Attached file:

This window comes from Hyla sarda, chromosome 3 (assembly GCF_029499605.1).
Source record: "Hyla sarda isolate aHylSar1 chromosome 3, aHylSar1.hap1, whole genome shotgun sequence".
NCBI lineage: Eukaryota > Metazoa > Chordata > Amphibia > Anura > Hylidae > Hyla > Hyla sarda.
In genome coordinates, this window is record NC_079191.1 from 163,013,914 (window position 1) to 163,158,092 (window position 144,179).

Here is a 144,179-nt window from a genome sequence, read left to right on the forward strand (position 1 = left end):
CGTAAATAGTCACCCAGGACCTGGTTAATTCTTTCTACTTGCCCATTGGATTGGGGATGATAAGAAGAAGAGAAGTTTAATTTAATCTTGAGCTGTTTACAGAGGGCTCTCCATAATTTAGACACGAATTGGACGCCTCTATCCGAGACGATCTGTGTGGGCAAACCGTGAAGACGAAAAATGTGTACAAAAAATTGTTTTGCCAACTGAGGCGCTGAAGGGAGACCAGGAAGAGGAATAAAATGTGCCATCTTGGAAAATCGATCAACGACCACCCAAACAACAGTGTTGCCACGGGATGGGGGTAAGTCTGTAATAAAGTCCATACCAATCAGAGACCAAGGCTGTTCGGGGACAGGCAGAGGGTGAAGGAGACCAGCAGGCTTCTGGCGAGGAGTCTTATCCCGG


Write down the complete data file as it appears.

This window comes from Hyla sarda, chromosome 3 (assembly GCF_029499605.1).
Source record: "Hyla sarda isolate aHylSar1 chromosome 3, aHylSar1.hap1, whole genome shotgun sequence".
NCBI lineage: Eukaryota > Metazoa > Chordata > Amphibia > Anura > Hylidae > Hyla > Hyla sarda.
In genome coordinates, this window is record NC_079191.1 from 163,013,914 (window position 1) to 163,158,092 (window position 144,179).

Here is a 144,179-nt window from a genome sequence, read left to right on the forward strand (position 1 = left end):
CGTAAATAGTCACCCAGGACCTGGTTAATTCTTTCTACTTGCCCATTGGATTGGGGATGATAAGAAGAAGAGAAGTTTAATTTAATCTTGAGCTGTTTACAGAGGGCTCTCCATAATTTAGACACGAATTGGACGCCTCTATCCGAGACGATCTGTGTGGGCAAACCGTGAAGACGAAAAATGTGTACAAAAAATTGTTTTGCCAACTGAGGCGCTGAAGGGAGACCAGGAAGAGGAATAAAATGTGCCATCTTGGAAAATCGATCAACGACCACCCAAACAACAGTGTTGCCACGGGATGGGGGTAAGTCTGTAATAAAGTCCATACCAATCAGAGACCAAGGCTGTTCGGGGACAGGCAGAGGGTGAAGGAGACCAGCAGGCTTCTGGCGAGGAGTCTTATCCCGG